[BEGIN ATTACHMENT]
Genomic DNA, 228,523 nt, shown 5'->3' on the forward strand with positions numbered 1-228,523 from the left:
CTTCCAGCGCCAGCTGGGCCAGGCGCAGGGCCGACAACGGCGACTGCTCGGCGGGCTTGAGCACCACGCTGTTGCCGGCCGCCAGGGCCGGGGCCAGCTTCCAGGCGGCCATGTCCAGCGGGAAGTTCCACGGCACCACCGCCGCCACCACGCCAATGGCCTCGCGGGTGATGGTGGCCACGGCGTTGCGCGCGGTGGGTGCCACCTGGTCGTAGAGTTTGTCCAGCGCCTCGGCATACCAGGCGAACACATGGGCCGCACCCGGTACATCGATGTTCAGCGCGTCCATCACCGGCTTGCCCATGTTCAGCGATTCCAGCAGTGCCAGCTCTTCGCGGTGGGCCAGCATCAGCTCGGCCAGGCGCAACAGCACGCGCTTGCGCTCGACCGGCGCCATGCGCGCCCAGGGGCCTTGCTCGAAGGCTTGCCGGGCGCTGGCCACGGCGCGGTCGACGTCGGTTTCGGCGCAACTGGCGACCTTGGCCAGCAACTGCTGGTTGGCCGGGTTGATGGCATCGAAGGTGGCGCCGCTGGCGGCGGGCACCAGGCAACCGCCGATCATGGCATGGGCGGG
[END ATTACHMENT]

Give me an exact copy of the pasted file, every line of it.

Genomic DNA, 228,523 nt, shown 5'->3' on the forward strand with positions numbered 1-228,523 from the left:
CTTCCAGCGCCAGCTGGGCCAGGCGCAGGGCCGACAACGGCGACTGCTCGGCGGGCTTGAGCACCACGCTGTTGCCGGCCGCCAGGGCCGGGGCCAGCTTCCAGGCGGCCATGTCCAGCGGGAAGTTCCACGGCACCACCGCCGCCACCACGCCAATGGCCTCGCGGGTGATGGTGGCCACGGCGTTGCGCGCGGTGGGTGCCACCTGGTCGTAGAGTTTGTCCAGCGCCTCGGCATACCAGGCGAACACATGGGCCGCACCCGGTACATCGATGTTCAGCGCGTCCATCACCGGCTTGCCCATGTTCAGCGATTCCAGCAGTGCCAGCTCTTCGCGGTGGGCCAGCATCAGCTCGGCCAGGCGCAACAGCACGCGCTTGCGCTCGACCGGCGCCATGCGCGCCCAGGGGCCTTGCTCGAAGGCTTGCCGGGCGCTGGCCACGGCGCGGTCGACGTCGGTTTCGGCGCAACTGGCGACCTTGGCCAGCAACTGCTGGTTGGCCGGGTTGATGGCATCGAAGGTGGCGCCGCTGGCGGCGGGCACCAGGCAACCGCCGATCATGGCATGGGCGGG